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OFSI’s New Teeth: Sanctions in the Wake of ‘Brexit’ and Actions Taken by the UK Regulator (So Far)

February 27, 2020 By: Anna Sayre, CSS, Director of Content at ACSS

On January 31, 2020, the U.K. Parliament finally cut ties from the E.U. after two years of grueling debates and discussions in Brussels, signaling a chance for Britain to break away from the E.U. sanctions that it has most dutifully applied for decades. Though itis almost certain that the U.K. will continue to apply most E.U sanctions, it is also looking likely that the U.K. will instill a new sanctions regime of its own, perhaps more closely matching that of its American cousin across the pond.

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Recent OFAC Settlements with Non-Financial Companies and Lessons Learned

November 4, 2019 By: Thomas Nollner*

A commonly held misconception within the sanctions industry is that Office of Foreign Assets Control (OFAC) sanctions programs only apply to financial institutions. Recent large civil liability settlements between OFAC and several large banking companies support this misconception. As published in the international press, Standard Chartered Bank reached a settlement agreement with OFAC in April 2019 for an apparent violation by paying OFAC $639 million; Societé Génerale S.A. in November 2018 reached a settlement agreement for the same type of apparent violation by paying OFAC $53 million; and J.P. Morgan Chase in October 2018 paid $5 million to OFAC for an apparent violation.

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Wake Up To Sanctions | Second Quarter 2019 – Summer Edition Sanctions Round Up

August 05, 2019

OFAC Publishes New Framework for Compliance Commitments, Naming 5 Essential Components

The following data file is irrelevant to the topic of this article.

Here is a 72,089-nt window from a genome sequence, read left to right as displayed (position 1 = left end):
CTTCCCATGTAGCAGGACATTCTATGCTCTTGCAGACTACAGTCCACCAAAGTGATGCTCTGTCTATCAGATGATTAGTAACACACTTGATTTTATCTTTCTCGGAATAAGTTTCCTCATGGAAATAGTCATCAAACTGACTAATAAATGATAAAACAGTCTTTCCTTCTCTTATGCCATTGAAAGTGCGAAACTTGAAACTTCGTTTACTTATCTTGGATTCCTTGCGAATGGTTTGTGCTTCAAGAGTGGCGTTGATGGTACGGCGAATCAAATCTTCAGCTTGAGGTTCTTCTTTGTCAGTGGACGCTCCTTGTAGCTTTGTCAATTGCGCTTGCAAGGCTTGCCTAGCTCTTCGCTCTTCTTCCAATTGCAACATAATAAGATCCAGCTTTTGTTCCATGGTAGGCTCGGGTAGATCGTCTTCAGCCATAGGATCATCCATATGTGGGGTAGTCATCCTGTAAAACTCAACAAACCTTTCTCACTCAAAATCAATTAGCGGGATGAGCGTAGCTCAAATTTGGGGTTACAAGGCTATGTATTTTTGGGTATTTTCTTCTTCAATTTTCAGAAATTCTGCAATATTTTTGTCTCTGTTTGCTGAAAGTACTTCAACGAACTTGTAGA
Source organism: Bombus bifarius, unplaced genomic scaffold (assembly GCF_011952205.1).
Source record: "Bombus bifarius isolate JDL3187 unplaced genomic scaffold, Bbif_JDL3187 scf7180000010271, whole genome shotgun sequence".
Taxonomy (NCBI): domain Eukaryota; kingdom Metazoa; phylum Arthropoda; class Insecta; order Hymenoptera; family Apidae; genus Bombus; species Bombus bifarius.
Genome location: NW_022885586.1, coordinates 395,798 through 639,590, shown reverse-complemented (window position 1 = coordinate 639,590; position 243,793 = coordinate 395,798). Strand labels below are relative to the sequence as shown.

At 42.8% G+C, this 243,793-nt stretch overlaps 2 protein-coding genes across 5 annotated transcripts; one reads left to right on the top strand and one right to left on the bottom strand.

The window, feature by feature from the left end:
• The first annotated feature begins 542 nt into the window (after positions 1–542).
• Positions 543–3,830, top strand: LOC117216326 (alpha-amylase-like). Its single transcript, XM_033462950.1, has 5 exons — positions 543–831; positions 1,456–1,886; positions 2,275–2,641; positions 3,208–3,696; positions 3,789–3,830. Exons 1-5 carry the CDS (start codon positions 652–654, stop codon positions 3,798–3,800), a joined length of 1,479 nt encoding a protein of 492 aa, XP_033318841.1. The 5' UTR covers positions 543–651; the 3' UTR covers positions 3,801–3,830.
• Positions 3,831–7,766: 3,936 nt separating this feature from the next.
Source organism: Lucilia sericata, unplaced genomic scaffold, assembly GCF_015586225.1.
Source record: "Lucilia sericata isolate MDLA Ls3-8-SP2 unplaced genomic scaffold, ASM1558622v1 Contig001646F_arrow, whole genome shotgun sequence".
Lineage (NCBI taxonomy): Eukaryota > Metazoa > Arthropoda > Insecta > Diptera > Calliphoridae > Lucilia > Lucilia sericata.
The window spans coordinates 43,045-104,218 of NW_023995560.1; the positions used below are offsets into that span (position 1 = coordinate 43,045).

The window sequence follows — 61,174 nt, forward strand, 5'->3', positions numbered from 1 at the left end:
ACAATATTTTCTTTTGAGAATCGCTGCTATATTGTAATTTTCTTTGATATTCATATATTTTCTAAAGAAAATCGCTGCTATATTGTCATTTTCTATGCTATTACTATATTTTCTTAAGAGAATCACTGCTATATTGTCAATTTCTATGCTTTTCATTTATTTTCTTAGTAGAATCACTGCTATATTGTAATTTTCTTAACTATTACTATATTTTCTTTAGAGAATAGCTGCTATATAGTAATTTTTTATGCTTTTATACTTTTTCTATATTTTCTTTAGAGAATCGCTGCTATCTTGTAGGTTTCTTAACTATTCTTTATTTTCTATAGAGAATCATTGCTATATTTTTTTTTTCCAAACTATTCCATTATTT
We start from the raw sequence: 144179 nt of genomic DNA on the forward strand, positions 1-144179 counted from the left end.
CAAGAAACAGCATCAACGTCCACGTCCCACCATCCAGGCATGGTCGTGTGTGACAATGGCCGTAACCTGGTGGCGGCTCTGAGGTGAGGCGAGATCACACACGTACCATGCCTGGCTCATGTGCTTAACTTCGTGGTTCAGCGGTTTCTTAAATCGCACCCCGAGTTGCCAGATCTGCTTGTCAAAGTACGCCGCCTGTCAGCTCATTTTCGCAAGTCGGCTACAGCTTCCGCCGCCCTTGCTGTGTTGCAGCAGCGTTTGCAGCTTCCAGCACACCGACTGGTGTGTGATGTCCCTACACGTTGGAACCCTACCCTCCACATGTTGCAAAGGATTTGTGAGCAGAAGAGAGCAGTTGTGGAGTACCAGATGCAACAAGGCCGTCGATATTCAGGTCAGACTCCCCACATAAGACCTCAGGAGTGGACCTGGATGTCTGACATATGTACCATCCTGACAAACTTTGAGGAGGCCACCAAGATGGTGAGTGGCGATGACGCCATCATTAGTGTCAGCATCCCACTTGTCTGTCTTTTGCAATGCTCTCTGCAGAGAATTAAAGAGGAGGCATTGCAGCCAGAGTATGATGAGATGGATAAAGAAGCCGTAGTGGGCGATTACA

On May 2, 2019, the U.S. Treasury’s Office of Foreign Assets Control (OFAC) published a Framework for OFAC Compliance Commitments “in order to provide organizations subject to U.S. jurisdiction, as well as foreign entities that conduct business in or with the United States or U.S. persons, or that use U.S.-origin goods or services, with a framework on the essential components of a sanctions compliance program”. This guidance marks the first time that OFAC has provided prescriptive guidance to companies on its views of what should be included in an effective sanctions compliance program. (more…)

Lessons from the Euroturbine Case: Global Trends and Enhanced Due Diligence Essential to Safeguard Your Business

February 21, 2019 By: Jan Verloop*

On February 18, 2019, Euroturbine B.V. (Euroturbine), a Dutch supplier of specialist parts for gas and steam turbines, was fined for the illicit export of so-called ‘dual-use’ items with full knowledge that the items would eventually reach Iran.‘Dual-use’ items are those goods, products or technologies, normally used for civilian purposes but which may have military or Weapons of Mass Destruction related applications. As turbine engines and parts are made of high alloy materials, and can be used to power a number of military vehicles, they are considered ‘dual-use’ for export purposes, and cannot be exported without permission from the Dutch government.

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The Zoltek Experience: Six Lessons for U.S. Companies with Foreign Subsidiaries

February 4, 2019 By: Scott Nance and George Voloshin

On December 20, 2018, the Office of Foreign Assets Control (OFAC) published a penalty notice and settlement agreement with Zoltek Companies, Inc., a U.S. producer of carbon fiber. OFAC found that Zoltek had violated U.S. sanctions laws due to its Hungarian subsidiary, Zoltek ZRT, having purchased inputs from a Specially Designated National (SDN) in Belarus. Zoltek agreed to pay a substantial fine of $7,772,102 and to implement various measures to ensure it would not commit future violations.

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